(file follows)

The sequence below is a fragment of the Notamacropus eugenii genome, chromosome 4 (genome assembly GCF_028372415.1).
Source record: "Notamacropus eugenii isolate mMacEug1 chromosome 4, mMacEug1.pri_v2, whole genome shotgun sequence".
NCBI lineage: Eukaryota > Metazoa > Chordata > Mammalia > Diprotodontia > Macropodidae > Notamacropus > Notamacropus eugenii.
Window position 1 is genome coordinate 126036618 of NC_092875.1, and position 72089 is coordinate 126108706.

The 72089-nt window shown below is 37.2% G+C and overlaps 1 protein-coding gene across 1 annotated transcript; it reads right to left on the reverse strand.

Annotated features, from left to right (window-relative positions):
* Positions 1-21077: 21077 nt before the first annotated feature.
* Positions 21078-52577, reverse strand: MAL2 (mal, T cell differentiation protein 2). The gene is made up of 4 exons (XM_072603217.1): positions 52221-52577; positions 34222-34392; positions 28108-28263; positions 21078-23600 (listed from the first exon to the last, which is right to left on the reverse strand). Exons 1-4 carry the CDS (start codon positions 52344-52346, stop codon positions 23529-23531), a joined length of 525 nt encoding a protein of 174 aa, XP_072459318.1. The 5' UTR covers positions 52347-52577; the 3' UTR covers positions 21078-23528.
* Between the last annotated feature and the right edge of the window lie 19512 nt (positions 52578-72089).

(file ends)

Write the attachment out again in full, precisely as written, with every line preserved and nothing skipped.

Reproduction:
The sequence below is a fragment of the Notamacropus eugenii genome, chromosome 4 (genome assembly GCF_028372415.1).
Source record: "Notamacropus eugenii isolate mMacEug1 chromosome 4, mMacEug1.pri_v2, whole genome shotgun sequence".
NCBI lineage: Eukaryota > Metazoa > Chordata > Mammalia > Diprotodontia > Macropodidae > Notamacropus > Notamacropus eugenii.
Window position 1 is genome coordinate 126036618 of NC_092875.1, and position 72089 is coordinate 126108706.

The 72089-nt window shown below is 37.2% G+C and overlaps 1 protein-coding gene across 1 annotated transcript; it reads right to left on the reverse strand.

Annotated features, from left to right (window-relative positions):
* Positions 1-21077: 21077 nt before the first annotated feature.
* Positions 21078-52577, reverse strand: MAL2 (mal, T cell differentiation protein 2). The gene is made up of 4 exons (XM_072603217.1): positions 52221-52577; positions 34222-34392; positions 28108-28263; positions 21078-23600 (listed from the first exon to the last, which is right to left on the reverse strand). Exons 1-4 carry the CDS (start codon positions 52344-52346, stop codon positions 23529-23531), a joined length of 525 nt encoding a protein of 174 aa, XP_072459318.1. The 5' UTR covers positions 52347-52577; the 3' UTR covers positions 21078-23528.
* Between the last annotated feature and the right edge of the window lie 19512 nt (positions 52578-72089).